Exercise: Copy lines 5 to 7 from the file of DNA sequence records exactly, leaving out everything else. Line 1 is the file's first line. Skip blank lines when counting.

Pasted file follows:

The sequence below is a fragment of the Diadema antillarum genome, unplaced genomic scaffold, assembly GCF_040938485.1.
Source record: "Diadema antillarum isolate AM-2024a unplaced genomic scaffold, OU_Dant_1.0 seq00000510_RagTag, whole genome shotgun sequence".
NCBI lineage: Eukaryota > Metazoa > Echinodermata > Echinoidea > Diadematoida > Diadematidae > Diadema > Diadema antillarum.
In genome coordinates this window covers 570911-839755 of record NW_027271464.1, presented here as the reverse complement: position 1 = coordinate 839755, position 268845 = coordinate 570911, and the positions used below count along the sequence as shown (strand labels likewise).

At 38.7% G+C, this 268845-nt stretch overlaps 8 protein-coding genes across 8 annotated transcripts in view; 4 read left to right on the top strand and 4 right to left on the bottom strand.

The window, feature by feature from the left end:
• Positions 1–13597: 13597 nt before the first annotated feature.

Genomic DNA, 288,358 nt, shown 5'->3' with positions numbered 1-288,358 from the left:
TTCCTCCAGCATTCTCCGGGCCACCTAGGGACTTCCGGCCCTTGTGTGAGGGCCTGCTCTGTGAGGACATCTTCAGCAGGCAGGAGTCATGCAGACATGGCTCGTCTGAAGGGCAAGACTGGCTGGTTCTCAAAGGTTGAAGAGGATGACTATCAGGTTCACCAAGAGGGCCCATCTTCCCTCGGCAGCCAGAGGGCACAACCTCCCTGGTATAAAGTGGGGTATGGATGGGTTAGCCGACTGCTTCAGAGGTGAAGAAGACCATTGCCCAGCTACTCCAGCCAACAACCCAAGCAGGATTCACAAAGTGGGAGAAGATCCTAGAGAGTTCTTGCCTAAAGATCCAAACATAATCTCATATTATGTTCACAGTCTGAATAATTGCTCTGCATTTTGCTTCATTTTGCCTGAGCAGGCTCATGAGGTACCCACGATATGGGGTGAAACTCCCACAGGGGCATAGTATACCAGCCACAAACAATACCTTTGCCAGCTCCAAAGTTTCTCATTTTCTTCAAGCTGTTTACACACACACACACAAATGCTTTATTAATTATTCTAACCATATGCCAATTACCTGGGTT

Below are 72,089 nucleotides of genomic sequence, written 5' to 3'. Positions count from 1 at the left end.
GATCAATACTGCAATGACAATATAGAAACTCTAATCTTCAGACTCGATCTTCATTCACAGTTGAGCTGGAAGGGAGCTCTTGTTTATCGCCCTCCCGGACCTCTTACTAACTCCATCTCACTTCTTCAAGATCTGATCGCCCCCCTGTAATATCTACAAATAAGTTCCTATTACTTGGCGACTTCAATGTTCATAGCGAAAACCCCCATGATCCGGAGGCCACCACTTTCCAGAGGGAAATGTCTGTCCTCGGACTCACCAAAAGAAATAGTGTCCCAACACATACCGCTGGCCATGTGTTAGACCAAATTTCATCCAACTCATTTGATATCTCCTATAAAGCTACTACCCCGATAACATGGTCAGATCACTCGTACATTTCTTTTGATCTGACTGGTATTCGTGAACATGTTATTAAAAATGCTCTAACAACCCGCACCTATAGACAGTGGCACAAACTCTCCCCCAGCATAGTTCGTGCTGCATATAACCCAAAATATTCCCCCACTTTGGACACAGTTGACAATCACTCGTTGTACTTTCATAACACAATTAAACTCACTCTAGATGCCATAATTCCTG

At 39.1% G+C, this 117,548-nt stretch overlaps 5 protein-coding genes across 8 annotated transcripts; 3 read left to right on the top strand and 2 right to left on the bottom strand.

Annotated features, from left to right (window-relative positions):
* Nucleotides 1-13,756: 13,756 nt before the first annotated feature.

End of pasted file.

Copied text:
At 38.7% G+C, this 268845-nt stretch overlaps 8 protein-coding genes across 8 annotated transcripts in view; 4 read left to right on the top strand and 4 right to left on the bottom strand.

The window, feature by feature from the left end:
• Positions 1–13597: 13597 nt before the first annotated feature.